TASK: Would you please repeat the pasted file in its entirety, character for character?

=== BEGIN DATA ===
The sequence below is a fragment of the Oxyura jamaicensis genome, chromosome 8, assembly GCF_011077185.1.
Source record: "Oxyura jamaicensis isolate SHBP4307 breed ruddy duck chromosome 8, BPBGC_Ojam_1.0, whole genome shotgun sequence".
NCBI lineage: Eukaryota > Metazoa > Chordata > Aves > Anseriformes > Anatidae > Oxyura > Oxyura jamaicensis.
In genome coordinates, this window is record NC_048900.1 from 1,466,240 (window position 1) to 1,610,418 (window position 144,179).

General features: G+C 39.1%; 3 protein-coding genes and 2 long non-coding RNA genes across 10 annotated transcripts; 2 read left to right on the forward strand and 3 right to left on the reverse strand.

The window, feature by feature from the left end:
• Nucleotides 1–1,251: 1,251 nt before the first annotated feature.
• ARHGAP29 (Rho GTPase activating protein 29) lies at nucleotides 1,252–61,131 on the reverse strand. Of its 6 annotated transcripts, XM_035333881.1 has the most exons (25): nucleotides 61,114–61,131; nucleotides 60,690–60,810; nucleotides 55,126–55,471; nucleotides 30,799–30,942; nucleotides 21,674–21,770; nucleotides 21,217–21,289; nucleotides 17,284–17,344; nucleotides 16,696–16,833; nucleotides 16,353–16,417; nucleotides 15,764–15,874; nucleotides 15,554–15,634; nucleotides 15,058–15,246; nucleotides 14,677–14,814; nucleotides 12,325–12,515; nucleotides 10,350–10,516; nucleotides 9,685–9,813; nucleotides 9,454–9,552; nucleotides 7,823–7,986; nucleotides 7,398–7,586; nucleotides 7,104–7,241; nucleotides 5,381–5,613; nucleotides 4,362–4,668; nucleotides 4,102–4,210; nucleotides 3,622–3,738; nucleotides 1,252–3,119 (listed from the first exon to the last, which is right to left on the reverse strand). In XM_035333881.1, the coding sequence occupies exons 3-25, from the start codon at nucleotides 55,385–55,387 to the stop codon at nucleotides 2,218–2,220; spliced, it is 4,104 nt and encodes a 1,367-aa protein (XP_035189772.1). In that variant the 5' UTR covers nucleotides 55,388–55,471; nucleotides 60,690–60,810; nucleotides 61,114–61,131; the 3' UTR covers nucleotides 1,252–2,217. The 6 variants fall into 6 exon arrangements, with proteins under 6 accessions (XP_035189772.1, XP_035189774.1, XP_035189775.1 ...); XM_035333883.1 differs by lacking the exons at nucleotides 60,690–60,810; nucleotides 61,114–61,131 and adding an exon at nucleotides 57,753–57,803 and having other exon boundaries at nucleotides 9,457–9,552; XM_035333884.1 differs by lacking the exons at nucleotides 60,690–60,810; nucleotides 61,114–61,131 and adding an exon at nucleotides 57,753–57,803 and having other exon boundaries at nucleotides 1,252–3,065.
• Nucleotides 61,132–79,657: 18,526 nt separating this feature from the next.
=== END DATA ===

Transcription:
The sequence below is a fragment of the Oxyura jamaicensis genome, chromosome 8, assembly GCF_011077185.1.
Source record: "Oxyura jamaicensis isolate SHBP4307 breed ruddy duck chromosome 8, BPBGC_Ojam_1.0, whole genome shotgun sequence".
NCBI lineage: Eukaryota > Metazoa > Chordata > Aves > Anseriformes > Anatidae > Oxyura > Oxyura jamaicensis.
In genome coordinates, this window is record NC_048900.1 from 1,466,240 (window position 1) to 1,610,418 (window position 144,179).

General features: G+C 39.1%; 3 protein-coding genes and 2 long non-coding RNA genes across 10 annotated transcripts; 2 read left to right on the forward strand and 3 right to left on the reverse strand.

The window, feature by feature from the left end:
• Nucleotides 1–1,251: 1,251 nt before the first annotated feature.
• ARHGAP29 (Rho GTPase activating protein 29) lies at nucleotides 1,252–61,131 on the reverse strand. Of its 6 annotated transcripts, XM_035333881.1 has the most exons (25): nucleotides 61,114–61,131; nucleotides 60,690–60,810; nucleotides 55,126–55,471; nucleotides 30,799–30,942; nucleotides 21,674–21,770; nucleotides 21,217–21,289; nucleotides 17,284–17,344; nucleotides 16,696–16,833; nucleotides 16,353–16,417; nucleotides 15,764–15,874; nucleotides 15,554–15,634; nucleotides 15,058–15,246; nucleotides 14,677–14,814; nucleotides 12,325–12,515; nucleotides 10,350–10,516; nucleotides 9,685–9,813; nucleotides 9,454–9,552; nucleotides 7,823–7,986; nucleotides 7,398–7,586; nucleotides 7,104–7,241; nucleotides 5,381–5,613; nucleotides 4,362–4,668; nucleotides 4,102–4,210; nucleotides 3,622–3,738; nucleotides 1,252–3,119 (listed from the first exon to the last, which is right to left on the reverse strand). In XM_035333881.1, the coding sequence occupies exons 3-25, from the start codon at nucleotides 55,385–55,387 to the stop codon at nucleotides 2,218–2,220; spliced, it is 4,104 nt and encodes a 1,367-aa protein (XP_035189772.1). In that variant the 5' UTR covers nucleotides 55,388–55,471; nucleotides 60,690–60,810; nucleotides 61,114–61,131; the 3' UTR covers nucleotides 1,252–2,217. The 6 variants fall into 6 exon arrangements, with proteins under 6 accessions (XP_035189772.1, XP_035189774.1, XP_035189775.1 ...); XM_035333883.1 differs by lacking the exons at nucleotides 60,690–60,810; nucleotides 61,114–61,131 and adding an exon at nucleotides 57,753–57,803 and having other exon boundaries at nucleotides 9,457–9,552; XM_035333884.1 differs by lacking the exons at nucleotides 60,690–60,810; nucleotides 61,114–61,131 and adding an exon at nucleotides 57,753–57,803 and having other exon boundaries at nucleotides 1,252–3,065.
• Nucleotides 61,132–79,657: 18,526 nt separating this feature from the next.